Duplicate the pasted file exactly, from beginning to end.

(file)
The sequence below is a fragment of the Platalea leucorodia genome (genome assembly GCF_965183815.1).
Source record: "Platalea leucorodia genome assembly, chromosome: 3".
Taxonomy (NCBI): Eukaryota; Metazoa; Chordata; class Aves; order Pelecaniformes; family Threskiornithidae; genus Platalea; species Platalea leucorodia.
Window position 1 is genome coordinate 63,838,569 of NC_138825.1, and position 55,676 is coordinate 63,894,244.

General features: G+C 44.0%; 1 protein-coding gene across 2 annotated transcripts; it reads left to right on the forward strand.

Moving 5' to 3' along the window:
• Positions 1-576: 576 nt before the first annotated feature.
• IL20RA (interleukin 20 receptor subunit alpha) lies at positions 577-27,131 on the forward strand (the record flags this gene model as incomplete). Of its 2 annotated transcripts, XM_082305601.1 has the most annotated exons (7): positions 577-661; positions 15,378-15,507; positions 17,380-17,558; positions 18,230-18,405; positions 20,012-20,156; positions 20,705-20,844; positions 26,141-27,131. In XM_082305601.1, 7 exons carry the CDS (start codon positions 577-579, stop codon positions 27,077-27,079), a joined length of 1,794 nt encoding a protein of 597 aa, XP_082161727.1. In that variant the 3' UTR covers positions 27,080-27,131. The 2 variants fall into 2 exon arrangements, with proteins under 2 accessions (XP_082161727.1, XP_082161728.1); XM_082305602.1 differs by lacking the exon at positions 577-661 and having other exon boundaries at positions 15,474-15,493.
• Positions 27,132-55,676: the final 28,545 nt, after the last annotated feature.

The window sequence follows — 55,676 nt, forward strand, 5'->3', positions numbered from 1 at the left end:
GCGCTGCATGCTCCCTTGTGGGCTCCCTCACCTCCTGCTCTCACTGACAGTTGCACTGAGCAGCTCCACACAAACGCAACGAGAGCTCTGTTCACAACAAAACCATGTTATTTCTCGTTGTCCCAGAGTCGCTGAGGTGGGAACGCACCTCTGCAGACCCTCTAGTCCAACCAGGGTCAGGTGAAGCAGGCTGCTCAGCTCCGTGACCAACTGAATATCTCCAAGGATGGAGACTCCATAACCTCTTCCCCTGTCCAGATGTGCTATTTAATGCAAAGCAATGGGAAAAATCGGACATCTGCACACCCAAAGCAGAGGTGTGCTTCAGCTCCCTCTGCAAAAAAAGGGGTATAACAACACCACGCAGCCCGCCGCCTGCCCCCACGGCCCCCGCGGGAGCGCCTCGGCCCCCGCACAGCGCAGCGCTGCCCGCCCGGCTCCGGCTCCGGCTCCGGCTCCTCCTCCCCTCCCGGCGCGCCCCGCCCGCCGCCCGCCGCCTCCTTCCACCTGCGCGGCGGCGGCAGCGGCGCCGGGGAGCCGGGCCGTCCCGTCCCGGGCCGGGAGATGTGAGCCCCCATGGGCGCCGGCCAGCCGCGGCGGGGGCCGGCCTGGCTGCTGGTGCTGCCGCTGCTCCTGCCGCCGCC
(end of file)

The sequence below is a fragment of the Platalea leucorodia genome (genome assembly GCF_965183815.1).
Source record: "Platalea leucorodia genome assembly, chromosome: 3".
Taxonomy (NCBI): Eukaryota; Metazoa; Chordata; class Aves; order Pelecaniformes; family Threskiornithidae; genus Platalea; species Platalea leucorodia.
Window position 1 is genome coordinate 63,838,569 of NC_138825.1, and position 55,676 is coordinate 63,894,244.

General features: G+C 44.0%; 1 protein-coding gene across 2 annotated transcripts; it reads left to right on the forward strand.

Moving 5' to 3' along the window:
• Positions 1-576: 576 nt before the first annotated feature.
• IL20RA (interleukin 20 receptor subunit alpha) lies at positions 577-27,131 on the forward strand (the record flags this gene model as incomplete). Of its 2 annotated transcripts, XM_082305601.1 has the most annotated exons (7): positions 577-661; positions 15,378-15,507; positions 17,380-17,558; positions 18,230-18,405; positions 20,012-20,156; positions 20,705-20,844; positions 26,141-27,131. In XM_082305601.1, 7 exons carry the CDS (start codon positions 577-579, stop codon positions 27,077-27,079), a joined length of 1,794 nt encoding a protein of 597 aa, XP_082161727.1. In that variant the 3' UTR covers positions 27,080-27,131. The 2 variants fall into 2 exon arrangements, with proteins under 2 accessions (XP_082161727.1, XP_082161728.1); XM_082305602.1 differs by lacking the exon at positions 577-661 and having other exon boundaries at positions 15,474-15,493.
• Positions 27,132-55,676: the final 28,545 nt, after the last annotated feature.

The window sequence follows — 55,676 nt, forward strand, 5'->3', positions numbered from 1 at the left end:
GCGCTGCATGCTCCCTTGTGGGCTCCCTCACCTCCTGCTCTCACTGACAGTTGCACTGAGCAGCTCCACACAAACGCAACGAGAGCTCTGTTCACAACAAAACCATGTTATTTCTCGTTGTCCCAGAGTCGCTGAGGTGGGAACGCACCTCTGCAGACCCTCTAGTCCAACCAGGGTCAGGTGAAGCAGGCTGCTCAGCTCCGTGACCAACTGAATATCTCCAAGGATGGAGACTCCATAACCTCTTCCCCTGTCCAGATGTGCTATTTAATGCAAAGCAATGGGAAAAATCGGACATCTGCACACCCAAAGCAGAGGTGTGCTTCAGCTCCCTCTGCAAAAAAAGGGGTATAACAACACCACGCAGCCCGCCGCCTGCCCCCACGGCCCCCGCGGGAGCGCCTCGGCCCCCGCACAGCGCAGCGCTGCCCGCCCGGCTCCGGCTCCGGCTCCGGCTCCTCCTCCCCTCCCGGCGCGCCCCGCCCGCCGCCCGCCGCCTCCTTCCACCTGCGCGGCGGCGGCAGCGGCGCCGGGGAGCCGGGCCGTCCCGTCCCGGGCCGGGAGATGTGAGCCCCCATGGGCGCCGGCCAGCCGCGGCGGGGGCCGGCCTGGCTGCTGGTGCTGCCGCTGCTCCTGCCGCCGCC